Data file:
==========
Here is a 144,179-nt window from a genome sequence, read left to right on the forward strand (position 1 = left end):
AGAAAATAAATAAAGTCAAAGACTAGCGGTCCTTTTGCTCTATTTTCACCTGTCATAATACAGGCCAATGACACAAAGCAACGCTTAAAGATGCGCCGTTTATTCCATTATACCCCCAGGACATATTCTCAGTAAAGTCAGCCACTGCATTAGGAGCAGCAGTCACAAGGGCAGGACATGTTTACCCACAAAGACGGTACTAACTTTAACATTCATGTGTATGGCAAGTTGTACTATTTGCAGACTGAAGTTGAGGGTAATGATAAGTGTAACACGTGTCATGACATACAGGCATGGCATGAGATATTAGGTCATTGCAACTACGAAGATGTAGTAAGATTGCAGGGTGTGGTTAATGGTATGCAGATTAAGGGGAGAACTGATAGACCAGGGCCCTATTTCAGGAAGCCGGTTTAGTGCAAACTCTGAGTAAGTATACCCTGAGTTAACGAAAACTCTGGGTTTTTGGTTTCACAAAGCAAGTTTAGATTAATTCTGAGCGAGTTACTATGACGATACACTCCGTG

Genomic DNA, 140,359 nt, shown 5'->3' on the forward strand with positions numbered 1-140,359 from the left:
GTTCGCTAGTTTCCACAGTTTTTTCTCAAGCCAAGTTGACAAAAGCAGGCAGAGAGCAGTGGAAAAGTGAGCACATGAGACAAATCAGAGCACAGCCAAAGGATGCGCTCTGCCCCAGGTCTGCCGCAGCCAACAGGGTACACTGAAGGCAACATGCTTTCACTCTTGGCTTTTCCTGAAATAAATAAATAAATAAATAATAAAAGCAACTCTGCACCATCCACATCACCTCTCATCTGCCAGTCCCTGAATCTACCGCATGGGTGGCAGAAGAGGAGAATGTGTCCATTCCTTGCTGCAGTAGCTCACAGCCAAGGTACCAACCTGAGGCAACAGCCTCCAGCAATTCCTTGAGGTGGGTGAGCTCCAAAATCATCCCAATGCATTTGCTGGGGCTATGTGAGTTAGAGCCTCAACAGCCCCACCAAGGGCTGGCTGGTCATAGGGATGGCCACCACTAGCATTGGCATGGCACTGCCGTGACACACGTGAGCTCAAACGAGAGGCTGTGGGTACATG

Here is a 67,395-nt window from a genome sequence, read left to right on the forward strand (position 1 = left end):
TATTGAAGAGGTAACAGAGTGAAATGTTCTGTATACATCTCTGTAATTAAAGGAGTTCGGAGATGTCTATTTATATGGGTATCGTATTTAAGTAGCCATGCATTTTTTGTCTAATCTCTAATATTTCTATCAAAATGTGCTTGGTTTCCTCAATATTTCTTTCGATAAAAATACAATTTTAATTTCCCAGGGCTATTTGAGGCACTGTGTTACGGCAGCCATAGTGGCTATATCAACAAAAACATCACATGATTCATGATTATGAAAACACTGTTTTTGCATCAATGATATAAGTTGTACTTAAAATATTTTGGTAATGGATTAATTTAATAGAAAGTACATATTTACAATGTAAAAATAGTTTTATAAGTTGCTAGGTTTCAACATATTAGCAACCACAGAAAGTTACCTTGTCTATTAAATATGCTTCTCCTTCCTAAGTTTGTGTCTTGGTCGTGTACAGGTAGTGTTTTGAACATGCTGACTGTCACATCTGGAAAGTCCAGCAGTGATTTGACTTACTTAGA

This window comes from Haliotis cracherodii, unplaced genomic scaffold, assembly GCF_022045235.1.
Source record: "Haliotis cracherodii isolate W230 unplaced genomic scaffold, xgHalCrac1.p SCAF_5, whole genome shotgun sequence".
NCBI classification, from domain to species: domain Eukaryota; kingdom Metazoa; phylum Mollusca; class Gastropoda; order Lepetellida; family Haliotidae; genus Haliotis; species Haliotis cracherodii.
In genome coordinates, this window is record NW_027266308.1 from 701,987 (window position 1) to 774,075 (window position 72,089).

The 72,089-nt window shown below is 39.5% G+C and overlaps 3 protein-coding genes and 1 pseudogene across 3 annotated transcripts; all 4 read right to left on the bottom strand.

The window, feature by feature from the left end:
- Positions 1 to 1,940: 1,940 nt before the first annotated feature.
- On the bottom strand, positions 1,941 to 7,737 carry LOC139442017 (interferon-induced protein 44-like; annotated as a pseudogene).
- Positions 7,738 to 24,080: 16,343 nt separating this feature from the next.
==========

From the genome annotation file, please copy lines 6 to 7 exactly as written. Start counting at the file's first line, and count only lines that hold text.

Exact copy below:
TATTGAAGAGGTAACAGAGTGAAATGTTCTGTATACATCTCTGTAATTAAAGGAGTTCGGAGATGTCTATTTATATGGGTATCGTATTTAAGTAGCCATGCATTTTTTGTCTAATCTCTAATATTTCTATCAAAATGTGCTTGGTTTCCTCAATATTTCTTTCGATAAAAATACAATTTTAATTTCCCAGGGCTATTTGAGGCACTGTGTTACGGCAGCCATAGTGGCTATATCAACAAAAACATCACATGATTCATGATTATGAAAACACTGTTTTTGCATCAATGATATAAGTTGTACTTAAAATATTTTGGTAATGGATTAATTTAATAGAAAGTACATATTTACAATGTAAAAATAGTTTTATAAGTTGCTAGGTTTCAACATATTAGCAACCACAGAAAGTTACCTTGTCTATTAAATATGCTTCTCCTTCCTAAGTTTGTGTCTTGGTCGTGTACAGGTAGTGTTTTGAACATGCTGACTGTCACATCTGGAAAGTCCAGCAGTGATTTGACTTACTTAGA

This window comes from Haliotis cracherodii, unplaced genomic scaffold, assembly GCF_022045235.1.